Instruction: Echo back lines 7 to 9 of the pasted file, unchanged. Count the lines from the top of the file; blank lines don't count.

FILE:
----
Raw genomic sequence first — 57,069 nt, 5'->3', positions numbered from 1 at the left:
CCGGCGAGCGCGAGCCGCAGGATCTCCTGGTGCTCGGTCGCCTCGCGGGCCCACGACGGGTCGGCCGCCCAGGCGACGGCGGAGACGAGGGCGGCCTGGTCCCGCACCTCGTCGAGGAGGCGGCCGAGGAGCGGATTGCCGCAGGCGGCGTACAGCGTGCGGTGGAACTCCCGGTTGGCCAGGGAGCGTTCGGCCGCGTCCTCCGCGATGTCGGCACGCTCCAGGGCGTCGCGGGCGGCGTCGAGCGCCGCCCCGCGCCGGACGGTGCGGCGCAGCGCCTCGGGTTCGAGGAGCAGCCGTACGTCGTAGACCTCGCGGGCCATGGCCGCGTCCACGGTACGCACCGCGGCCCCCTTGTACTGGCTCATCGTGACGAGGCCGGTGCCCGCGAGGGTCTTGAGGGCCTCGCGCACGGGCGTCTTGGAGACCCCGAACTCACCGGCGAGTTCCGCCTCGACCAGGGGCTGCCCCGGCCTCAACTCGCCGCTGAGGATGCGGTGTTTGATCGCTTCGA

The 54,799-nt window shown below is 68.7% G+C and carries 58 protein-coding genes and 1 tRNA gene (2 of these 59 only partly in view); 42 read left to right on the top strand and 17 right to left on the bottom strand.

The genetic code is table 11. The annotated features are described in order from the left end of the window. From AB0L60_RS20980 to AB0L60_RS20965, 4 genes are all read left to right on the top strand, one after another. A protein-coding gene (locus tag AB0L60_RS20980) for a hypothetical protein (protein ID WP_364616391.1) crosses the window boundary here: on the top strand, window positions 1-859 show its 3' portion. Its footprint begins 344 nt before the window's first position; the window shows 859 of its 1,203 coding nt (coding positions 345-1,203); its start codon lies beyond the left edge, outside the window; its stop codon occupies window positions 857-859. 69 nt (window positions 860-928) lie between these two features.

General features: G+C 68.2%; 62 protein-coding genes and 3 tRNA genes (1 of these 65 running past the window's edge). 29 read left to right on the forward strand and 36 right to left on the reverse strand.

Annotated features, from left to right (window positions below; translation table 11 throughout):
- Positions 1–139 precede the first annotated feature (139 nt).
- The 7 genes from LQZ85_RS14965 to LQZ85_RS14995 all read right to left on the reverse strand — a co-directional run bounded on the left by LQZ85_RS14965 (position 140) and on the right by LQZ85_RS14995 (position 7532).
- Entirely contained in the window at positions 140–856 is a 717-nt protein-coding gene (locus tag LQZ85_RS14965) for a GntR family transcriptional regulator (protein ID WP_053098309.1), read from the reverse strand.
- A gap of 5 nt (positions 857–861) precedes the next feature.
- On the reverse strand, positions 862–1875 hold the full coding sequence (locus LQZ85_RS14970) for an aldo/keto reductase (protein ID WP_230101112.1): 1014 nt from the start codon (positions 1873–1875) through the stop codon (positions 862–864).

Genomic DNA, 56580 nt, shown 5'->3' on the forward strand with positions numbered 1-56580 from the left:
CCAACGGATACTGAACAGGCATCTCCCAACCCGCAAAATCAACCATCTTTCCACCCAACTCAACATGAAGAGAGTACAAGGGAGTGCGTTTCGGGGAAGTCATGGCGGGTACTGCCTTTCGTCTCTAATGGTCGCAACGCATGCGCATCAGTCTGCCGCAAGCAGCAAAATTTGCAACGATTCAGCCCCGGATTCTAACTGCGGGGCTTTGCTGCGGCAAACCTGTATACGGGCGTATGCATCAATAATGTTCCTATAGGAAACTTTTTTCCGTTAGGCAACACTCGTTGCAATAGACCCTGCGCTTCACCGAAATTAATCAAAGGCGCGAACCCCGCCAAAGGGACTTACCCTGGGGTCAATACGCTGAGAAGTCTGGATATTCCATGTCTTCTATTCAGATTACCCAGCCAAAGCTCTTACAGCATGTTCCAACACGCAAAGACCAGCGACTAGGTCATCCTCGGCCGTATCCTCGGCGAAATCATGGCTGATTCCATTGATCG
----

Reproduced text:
- Positions 1–139 precede the first annotated feature (139 nt).
- The 7 genes from LQZ85_RS14965 to LQZ85_RS14995 all read right to left on the reverse strand — a co-directional run bounded on the left by LQZ85_RS14965 (position 140) and on the right by LQZ85_RS14995 (position 7532).
- Entirely contained in the window at positions 140–856 is a 717-nt protein-coding gene (locus tag LQZ85_RS14965) for a GntR family transcriptional regulator (protein ID WP_053098309.1), read from the reverse strand.